I went to get her medicine from the pharmacy and was told it was going to cost $1100 for a 14 day supply. Now keep in mind, we have just purchased a new home, are pregnant with a new baby, and Hunter is spending a lot of time at doctor’s appointments with me, instead of at work. Now, we’re hit with what would be an extra $2200 a month.
I left and called Hunter.
We made arrangements to pick up the medicine. Her health was more important than any material things and we would do whatever it took to make sure she had it.
What the pharmacist failed to tell us was that they didn’t have the medicine. And neither did any other pharmacy within a 50 mile radius. Trust me, we called everywhere.
It was later Saturday evening and we finally found the medicine at the Children’s hospital pharmacy an hour and a half away. The catch, she had to be a patient to get it there.
We called the dermatologist on call, who, after hearing she was still in pain and not using the bathroom, decided to have us come back in.
The second weekend in December, everyone’s getting ready for Christmas, and we are headed back to the hospital with our toddler.
During this time, I was so upset that I really dreaded Christmas. One of the happiest times of the year- Jesus’ birth- yet I wanted no part of it. I just wanted to pack up all of our decorations and skip over it this year. I had hardly any presents bought, there was about two weeks until Christmas, and our life was less “Christmas-y” than ever. All of our parents and family really helped out buying Allie tons of stuff and filling in my gaps of not being able to go shopping much. Thankfully, I started early shopping for a few things and ordered some things online too so that I didn’t have to leave her. It definitely wouldn’t have been as memorable without everything our families did though.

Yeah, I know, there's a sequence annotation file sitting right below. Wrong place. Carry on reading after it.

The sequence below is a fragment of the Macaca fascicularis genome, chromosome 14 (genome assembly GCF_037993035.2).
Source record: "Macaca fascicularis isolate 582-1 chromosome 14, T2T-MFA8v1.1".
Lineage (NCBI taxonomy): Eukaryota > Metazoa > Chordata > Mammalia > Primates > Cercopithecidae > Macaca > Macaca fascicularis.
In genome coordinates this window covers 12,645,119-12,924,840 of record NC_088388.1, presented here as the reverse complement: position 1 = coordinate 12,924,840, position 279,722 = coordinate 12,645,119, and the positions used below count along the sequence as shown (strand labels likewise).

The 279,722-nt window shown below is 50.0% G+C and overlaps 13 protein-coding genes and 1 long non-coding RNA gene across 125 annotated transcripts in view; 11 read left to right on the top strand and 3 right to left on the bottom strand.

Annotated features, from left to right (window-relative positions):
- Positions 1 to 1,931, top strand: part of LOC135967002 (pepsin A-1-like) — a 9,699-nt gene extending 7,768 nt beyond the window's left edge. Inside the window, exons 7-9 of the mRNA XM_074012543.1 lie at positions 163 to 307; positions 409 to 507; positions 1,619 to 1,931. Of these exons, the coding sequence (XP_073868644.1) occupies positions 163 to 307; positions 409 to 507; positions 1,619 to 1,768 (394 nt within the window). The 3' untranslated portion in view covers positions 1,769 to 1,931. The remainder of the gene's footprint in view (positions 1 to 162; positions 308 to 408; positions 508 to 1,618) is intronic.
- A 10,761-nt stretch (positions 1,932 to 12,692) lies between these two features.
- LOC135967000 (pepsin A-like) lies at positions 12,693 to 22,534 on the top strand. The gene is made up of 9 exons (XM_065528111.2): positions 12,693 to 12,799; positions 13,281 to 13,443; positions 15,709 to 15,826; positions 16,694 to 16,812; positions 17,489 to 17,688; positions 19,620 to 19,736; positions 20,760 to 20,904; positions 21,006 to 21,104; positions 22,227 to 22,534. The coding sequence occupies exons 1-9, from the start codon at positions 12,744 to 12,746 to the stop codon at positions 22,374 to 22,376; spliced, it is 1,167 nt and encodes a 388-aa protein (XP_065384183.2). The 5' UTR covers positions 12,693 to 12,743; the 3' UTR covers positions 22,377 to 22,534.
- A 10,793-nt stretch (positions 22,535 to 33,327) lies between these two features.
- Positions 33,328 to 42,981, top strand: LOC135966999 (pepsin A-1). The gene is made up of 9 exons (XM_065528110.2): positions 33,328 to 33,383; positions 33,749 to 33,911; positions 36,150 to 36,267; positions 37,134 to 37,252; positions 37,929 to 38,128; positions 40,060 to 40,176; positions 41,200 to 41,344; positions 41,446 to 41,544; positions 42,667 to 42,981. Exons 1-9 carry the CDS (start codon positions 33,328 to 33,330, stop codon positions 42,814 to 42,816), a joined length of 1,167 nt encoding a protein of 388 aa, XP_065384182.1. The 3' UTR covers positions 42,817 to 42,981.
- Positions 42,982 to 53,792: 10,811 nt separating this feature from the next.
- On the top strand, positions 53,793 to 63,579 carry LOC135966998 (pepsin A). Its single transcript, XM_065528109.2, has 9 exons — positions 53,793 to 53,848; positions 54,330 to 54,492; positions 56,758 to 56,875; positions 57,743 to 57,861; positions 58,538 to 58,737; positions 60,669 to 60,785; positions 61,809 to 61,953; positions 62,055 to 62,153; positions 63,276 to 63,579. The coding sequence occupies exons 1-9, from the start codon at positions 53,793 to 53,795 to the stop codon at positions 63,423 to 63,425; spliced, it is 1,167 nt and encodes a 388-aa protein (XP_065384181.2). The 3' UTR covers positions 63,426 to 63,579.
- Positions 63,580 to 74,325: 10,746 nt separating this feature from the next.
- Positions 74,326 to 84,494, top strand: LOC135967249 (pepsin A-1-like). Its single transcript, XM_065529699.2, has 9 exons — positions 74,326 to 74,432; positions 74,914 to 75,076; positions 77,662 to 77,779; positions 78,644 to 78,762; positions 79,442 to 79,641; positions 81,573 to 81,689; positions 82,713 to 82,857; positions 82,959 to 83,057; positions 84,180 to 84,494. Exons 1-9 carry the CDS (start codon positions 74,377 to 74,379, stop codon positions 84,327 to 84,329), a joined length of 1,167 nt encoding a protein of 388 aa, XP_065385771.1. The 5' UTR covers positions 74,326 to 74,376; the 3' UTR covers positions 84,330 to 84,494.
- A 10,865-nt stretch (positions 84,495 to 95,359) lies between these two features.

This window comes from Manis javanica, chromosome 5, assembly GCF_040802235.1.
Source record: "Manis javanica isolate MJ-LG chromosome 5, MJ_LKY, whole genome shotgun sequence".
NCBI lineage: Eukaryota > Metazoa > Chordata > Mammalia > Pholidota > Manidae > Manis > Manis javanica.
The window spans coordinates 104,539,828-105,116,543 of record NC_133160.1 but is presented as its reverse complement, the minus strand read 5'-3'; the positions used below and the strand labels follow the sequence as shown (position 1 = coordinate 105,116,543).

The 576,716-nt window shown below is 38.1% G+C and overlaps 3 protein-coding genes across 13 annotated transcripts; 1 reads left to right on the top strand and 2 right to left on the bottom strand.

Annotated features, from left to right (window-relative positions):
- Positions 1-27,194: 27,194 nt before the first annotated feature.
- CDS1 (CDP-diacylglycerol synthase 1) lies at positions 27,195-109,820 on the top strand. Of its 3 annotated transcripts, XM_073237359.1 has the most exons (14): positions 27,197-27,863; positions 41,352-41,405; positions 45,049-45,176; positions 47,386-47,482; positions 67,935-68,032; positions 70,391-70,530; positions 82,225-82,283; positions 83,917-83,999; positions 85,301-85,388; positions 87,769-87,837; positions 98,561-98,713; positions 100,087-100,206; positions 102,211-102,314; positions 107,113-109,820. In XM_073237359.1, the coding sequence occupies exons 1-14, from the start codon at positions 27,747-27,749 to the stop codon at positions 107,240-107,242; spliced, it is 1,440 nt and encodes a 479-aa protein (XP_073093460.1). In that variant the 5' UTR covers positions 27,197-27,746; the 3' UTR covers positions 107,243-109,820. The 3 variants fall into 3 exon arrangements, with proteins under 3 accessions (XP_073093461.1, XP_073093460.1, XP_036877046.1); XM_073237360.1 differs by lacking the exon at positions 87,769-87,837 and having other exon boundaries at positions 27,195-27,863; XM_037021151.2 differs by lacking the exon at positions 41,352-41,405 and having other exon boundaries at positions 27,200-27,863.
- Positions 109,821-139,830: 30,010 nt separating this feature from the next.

We stayed in the hospital for several days this time. Thankfully, because it was the weekend, short stay (the rooms made of shower curtains) was closed. After going in to the ED, we were taken straight to a room.
Our first night there, she was given her first dose of antifungal (which brought on a whole new round of challenges–post to come). We stayed for a few days, each day getting two doses. While we were there, the doctors worked with a pharmacy about thirty minutes from us to get the medicine for us in the future.
Before we left, we met our infectious disease doctor and two immunologists. These three people, along with Allie’s plastic surgeon, become some of the most influential people in our lives. For so long, we saw them, texted them, and called them more frequently than most of our family. I will never forget the ID doctor telling me he was praying they would figure everything out. It meant so much to me!